WebRTC is real-time communication in the browser (think: video-conferencing). Google open-sourced their code. “we expect to see WebRTC support in Firefox, Opera, and Chrome soon!”
Trygve Lie has some cool Orientation API demos: Using a mobile phone as a remte conrtrol for a video on a desktop, and a remote / receiver demo that captures the orientation events from a device and transfers these over a WebSocket to the receiver to create a rotating image in the receiver. The image in the receiver will rotate depending upon how the remote is rotated.
One (of many) super outcomes of the HTML5 evolution is that browser vendors are striving towards interoperability – even Microsoft is talking of “same markup”.
The W3C defines them as
full-fledged client-side applications that are authored using technologies such as HTML and then packaged for distribution. Examples range from simple clocks, stock tickers, news casters, games and weather forecasters, to complex applications that pull data from multiple sources to be “mashed-up” and presented to a user in some interesting and useful way.
Opera (disclosure: my employer) uses the W3C standard for its packaging format – so the assets are bagged up in a zip file, which is renamed .wgt The configuration information is an XML file that specifies things like required features (eg, camera access), default size of the Widget (full-screen, minimised etc) and its network access permissions. (Learn more or download some widgets and have a play).
I was intrigued to find out what sort of formats the Chrome Web Store was using for its “installed web applications”, and discovered somewhat to my surprise it uses yet another packaging and manifest format! This is in addition to the two manifest formats Google already uses (for Gadgets/OpenSocial/Wave and Google App Market).
The format uses the file extension “.crx” and consists of a 7-Zip archive and a manifest file in JSON. The actual contents however are almost identical to W3C Widgets, and so I created a proof-of-concept set of conversion code.
My question to chums in Chrome and Mozilla (which has its own Mozilla Install Manifest format): what’s missing from the standard W3C Widgets specification that you need? Wouldn’t it be better for us all to collaborate on one interoperable specification, as we’re doing so successfully with HTML5?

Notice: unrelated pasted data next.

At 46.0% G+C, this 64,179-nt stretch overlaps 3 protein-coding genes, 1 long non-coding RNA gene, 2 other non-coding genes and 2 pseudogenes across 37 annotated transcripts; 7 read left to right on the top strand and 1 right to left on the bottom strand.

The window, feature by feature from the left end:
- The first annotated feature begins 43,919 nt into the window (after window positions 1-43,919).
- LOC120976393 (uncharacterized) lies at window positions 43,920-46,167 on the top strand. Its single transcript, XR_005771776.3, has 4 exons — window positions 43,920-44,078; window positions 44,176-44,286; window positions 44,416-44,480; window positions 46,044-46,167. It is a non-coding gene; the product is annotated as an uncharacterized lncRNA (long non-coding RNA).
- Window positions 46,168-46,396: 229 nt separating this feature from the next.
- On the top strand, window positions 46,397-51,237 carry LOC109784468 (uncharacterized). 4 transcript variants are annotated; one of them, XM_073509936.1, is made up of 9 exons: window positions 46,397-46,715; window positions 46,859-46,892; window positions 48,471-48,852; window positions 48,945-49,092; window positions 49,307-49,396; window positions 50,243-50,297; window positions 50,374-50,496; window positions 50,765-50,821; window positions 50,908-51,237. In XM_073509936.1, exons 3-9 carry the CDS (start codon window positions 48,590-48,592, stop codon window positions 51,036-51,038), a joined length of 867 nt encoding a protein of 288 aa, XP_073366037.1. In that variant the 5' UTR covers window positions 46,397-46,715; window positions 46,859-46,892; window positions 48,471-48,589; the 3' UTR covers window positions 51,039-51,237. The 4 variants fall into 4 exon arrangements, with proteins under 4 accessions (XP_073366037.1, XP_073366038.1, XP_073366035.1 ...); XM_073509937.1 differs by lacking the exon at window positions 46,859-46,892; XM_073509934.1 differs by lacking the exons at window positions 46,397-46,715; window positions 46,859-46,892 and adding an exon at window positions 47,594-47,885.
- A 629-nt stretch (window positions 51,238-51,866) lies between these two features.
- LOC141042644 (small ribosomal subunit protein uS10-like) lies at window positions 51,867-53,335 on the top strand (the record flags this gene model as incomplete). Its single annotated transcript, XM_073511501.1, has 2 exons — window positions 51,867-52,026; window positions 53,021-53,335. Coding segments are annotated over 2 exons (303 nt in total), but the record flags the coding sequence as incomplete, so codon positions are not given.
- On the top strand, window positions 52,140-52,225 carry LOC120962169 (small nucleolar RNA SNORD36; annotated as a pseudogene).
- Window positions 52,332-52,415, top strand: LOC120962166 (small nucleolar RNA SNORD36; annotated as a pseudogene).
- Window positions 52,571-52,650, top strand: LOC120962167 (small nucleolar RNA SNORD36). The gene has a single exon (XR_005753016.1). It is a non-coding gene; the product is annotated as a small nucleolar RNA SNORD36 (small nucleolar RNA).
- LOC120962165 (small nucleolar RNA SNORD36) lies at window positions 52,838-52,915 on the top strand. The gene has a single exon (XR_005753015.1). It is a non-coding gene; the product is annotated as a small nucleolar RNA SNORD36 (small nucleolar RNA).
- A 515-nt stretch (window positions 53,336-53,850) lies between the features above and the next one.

My chum Marcos Caceres is the editor of the Widgets spec and would doubtless leuurve your feedback.
Update 24 July 2012. I never got an answer from Chrome, but they have announced their own non-standards-based proprietary Packaged Apps format. Hurray for interoperability.
This will be a really fast-moving talk with tips and code snippets you can use right away. We’ll cover
mobile web philosophy: what is “mobile web”?
The three methodologies for mobile web development
Tips and tricks (code) to make your site faster on mobile
Apps vs Web and how the boundary is blurring
What’s coming soon, with hopefully a preview of what’s cooking in Opera Labs
I doubt many people will be there—it’s pretty late in the day, but do come along if you can. Otherwise, please come and say hi at the Opera booth in the trade show; there will be a giant red O suspended from the ceiling, so you can’t miss us.
If Microsoft is serious about wishing to persuade users and corporates to upgrade, it should address the reasons why people have not yet upgraded.
It could, for example, encourage systems administrators to upgrade corporate networks by officially announcing that IE6 has reached the end of its life and stop supporting it, and back-port IE8 to run on Windows 2000 so users of that operating system have an upgrade path.
If Opera can make Opera 11, with its superb support for modern standards, work on Windows 2000 and above, why can’t Microsoft make Microsoft Internet Explorer 9 work on Microsoft Windows XP and Microsoft Windows 2000?
That would significantly help them towards their goal of watching “Internet Explorer 6 usage drop to less than 1% worldwide”.
I really can’t think of a reason why they don’t backport it – can you?
For three years Jared Smith and his lovable chums at WebAIM have conducted a survey of screenreader users, analysed the result and posted them. This year’s results are out. Let’s take a moment to give them a round of applause.
(It’s also important to understand that not all accessibility needs are assistive technology needs. Christian Heilmann and Antonia Hyde showed that some scripting can be empowering for people with cognitive problems with their Easy YouTube and Easy Flickr.)
How far can an application that requires Web Sockets, local storage, cross-domain messaging, canvas be expected to degrade gracefully?